Engineers of Company A spent the first week of annual training focusing on the fundamentals of their craft in the field. Soldiers received class time on calculating and building charges, as well as setting off approximately 2,500 TNT equivalent pounds of explosives as part of training and validating squads on mobility and counter-mobility using explosive techniques.

“After coming out of our deployment with Operation New Dawn in 2011, where they didn’t have engineer-specific tasks, our goal is to give them as much hands-on time as possible with demo,” said 1st Lt. Andrew Capone, a platoon leader in Company A.

During the brigade’s combined-arms exercise the engineers were attached to infantry companies of the 1st and 3rd Battalions, 116th Infantry Regiment, 116th Infantry Brigade Combat Team, and utilized their skill sets to recon sites and bridges, breach obstacles and provide support by fire.

The Soldiers also ran engineer support missions including the movement of more than 400 tons of stone on Fort Pickett in support of the Bowling Green-based 189th Engineer Company, 276th Engineer Battalion.

“Based on the squad validations that we conducted, we will be able to immediately transition to platoon-level training, which will prepare the company for platoon validations during annual training 2014,” said Capt. Neal Sutliff, commander of Company A.

Military intelligence Soldiers of Company B spent much of the two weeks training on recently upgraded equipment and software.

“After a lot of training and preparation, this is the first time we’ve had all the latest and greatest systems ready to go since our deployment to Afghanistan in 2011,” said Capt. Robert Rogers, commander of Company B.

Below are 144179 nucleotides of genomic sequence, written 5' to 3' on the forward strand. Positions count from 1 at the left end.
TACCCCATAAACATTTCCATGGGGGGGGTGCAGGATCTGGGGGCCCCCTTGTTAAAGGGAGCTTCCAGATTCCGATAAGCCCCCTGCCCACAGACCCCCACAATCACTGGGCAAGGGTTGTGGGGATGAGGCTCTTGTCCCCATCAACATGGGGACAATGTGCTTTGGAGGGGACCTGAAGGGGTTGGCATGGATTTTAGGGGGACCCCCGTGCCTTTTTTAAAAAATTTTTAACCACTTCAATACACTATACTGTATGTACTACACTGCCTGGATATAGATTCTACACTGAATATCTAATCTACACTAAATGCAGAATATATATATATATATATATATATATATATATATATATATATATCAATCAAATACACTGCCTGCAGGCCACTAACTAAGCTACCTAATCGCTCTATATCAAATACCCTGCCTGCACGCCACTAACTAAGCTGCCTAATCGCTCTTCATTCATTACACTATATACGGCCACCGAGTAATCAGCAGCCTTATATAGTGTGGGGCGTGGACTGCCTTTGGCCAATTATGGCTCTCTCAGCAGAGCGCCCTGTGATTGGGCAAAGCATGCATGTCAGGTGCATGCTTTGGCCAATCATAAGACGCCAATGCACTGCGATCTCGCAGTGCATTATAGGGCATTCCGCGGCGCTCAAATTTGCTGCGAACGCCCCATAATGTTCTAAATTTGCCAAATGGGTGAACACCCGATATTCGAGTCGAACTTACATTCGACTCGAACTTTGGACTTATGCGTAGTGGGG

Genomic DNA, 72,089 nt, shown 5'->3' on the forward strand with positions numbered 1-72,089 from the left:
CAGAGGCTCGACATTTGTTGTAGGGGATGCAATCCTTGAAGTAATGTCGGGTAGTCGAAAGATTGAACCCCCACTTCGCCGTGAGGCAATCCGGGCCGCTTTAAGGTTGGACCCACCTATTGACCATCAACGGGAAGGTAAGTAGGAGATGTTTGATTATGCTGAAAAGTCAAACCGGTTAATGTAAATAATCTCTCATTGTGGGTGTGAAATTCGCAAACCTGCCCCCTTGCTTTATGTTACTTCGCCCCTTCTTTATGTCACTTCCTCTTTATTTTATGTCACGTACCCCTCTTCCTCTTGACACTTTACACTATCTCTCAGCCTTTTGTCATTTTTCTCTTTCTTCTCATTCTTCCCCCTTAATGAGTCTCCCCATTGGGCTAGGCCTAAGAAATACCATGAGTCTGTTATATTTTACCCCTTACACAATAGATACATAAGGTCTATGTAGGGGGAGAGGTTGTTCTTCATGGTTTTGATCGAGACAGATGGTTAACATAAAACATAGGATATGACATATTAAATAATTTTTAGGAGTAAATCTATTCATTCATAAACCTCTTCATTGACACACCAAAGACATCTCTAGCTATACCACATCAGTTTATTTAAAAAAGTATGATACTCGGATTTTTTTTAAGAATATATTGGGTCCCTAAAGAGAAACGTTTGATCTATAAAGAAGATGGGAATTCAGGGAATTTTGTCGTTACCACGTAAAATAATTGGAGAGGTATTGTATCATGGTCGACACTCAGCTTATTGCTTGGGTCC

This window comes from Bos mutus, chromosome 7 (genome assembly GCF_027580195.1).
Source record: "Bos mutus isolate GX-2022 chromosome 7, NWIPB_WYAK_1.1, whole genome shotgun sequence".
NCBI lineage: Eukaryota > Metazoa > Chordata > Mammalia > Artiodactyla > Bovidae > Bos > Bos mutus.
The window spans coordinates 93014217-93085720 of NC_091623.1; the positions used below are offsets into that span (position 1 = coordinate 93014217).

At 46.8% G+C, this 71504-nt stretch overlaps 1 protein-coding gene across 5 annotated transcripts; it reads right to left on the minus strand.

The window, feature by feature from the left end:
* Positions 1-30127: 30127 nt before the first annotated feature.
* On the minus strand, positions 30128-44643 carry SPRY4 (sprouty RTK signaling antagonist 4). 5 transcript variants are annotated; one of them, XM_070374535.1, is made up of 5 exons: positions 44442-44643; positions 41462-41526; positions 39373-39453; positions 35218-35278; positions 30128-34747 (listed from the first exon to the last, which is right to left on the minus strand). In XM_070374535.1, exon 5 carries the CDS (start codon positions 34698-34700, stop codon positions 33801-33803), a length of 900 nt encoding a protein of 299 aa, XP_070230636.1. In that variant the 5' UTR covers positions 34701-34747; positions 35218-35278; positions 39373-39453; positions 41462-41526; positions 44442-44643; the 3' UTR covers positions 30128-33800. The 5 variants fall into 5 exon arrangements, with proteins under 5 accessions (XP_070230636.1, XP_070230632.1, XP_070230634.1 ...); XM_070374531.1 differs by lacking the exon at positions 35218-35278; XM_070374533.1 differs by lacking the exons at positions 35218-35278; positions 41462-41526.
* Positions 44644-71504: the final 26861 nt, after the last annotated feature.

These systems that the Soldiers are now proficient on provide them with the analytical tools, pattern analysis, packaged presentation of findings, and secure communications access necessary to accomplish full spectrum intelligence operations.

Seven Soldiers of Company B’s Unmanned Aircraft Systems detachment spent their annual training at Camp Shelby Joint Forces Training Center, Miss. After their 30-day course the Soldiers achieved Level 1 Readiness, allowing them to conduct flight operations.

Supplying communications during the two-week brigade-wide annual training provided Soldiers of Company C real-world work experience on their specialty. The signal troops logged 1,262 network operation hours and 6,000 miles during annual training while performing help desk duties, developing a standard operating instruction for secure frequency hopping, and acting as custodians of communications security for the entire brigade.

“This was a fantastic opportunity for us,” said Capt. David Garner, commander of Company C. “My Soldiers have had a great attitude and done a lot with a little.”

“We’ve had an outstanding annual training,” said Doss. “By spending time on our fundamental Soldier tasks and honing in on our specific specialties, we are truly coming out of this a better trained battalion.”